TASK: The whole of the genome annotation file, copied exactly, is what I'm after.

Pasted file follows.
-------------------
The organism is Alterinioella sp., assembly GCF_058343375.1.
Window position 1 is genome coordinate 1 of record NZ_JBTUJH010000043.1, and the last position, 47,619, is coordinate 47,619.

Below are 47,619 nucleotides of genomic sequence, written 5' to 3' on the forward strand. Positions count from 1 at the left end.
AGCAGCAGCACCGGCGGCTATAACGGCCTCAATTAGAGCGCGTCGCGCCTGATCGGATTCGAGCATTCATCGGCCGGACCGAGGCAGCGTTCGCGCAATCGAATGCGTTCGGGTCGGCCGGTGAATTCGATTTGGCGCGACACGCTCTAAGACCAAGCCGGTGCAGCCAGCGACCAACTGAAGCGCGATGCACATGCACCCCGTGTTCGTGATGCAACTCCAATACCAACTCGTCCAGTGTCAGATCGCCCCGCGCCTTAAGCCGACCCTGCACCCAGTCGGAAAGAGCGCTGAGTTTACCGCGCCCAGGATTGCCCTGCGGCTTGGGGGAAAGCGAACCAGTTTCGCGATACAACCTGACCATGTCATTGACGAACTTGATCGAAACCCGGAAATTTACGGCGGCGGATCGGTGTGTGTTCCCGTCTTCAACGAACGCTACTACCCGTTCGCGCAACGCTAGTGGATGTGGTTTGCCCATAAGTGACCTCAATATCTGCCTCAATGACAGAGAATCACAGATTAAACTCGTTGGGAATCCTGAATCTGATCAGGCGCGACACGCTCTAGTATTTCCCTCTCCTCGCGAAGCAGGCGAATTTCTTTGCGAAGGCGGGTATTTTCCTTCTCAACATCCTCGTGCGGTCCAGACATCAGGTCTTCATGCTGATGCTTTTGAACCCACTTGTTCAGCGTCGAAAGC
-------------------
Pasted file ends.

The organism is Alterinioella sp., assembly GCF_058343375.1.
Window position 1 is genome coordinate 1 of record NZ_JBTUJH010000043.1, and the last position, 47,619, is coordinate 47,619.

Below are 47,619 nucleotides of genomic sequence, written 5' to 3' on the forward strand. Positions count from 1 at the left end.
AGCAGCAGCACCGGCGGCTATAACGGCCTCAATTAGAGCGCGTCGCGCCTGATCGGATTCGAGCATTCATCGGCCGGACCGAGGCAGCGTTCGCGCAATCGAATGCGTTCGGGTCGGCCGGTGAATTCGATTTGGCGCGACACGCTCTAAGACCAAGCCGGTGCAGCCAGCGACCAACTGAAGCGCGATGCACATGCACCCCGTGTTCGTGATGCAACTCCAATACCAACTCGTCCAGTGTCAGATCGCCCCGCGCCTTAAGCCGACCCTGCACCCAGTCGGAAAGAGCGCTGAGTTTACCGCGCCCAGGATTGCCCTGCGGCTTGGGGGAAAGCGAACCAGTTTCGCGATACAACCTGACCATGTCATTGACGAACTTGATCGAAACCCGGAAATTTACGGCGGCGGATCGGTGTGTGTTCCCGTCTTCAACGAACGCTACTACCCGTTCGCGCAACGCTAGTGGATGTGGTTTGCCCATAAGTGACCTCAATATCTGCCTCAATGACAGAGAATCACAGATTAAACTCGTTGGGAATCCTGAATCTGATCAGGCGCGACACGCTCTAGTATTTCCCTCTCCTCGCGAAGCAGGCGAATTTCTTTGCGAAGGCGGGTATTTTCCTTCTCAACATCCTCGTGCGGTCCAGACATCAGGTCTTCATGCTGATGCTTTTGAACCCACTTGTTCAGCGTCGAAAGC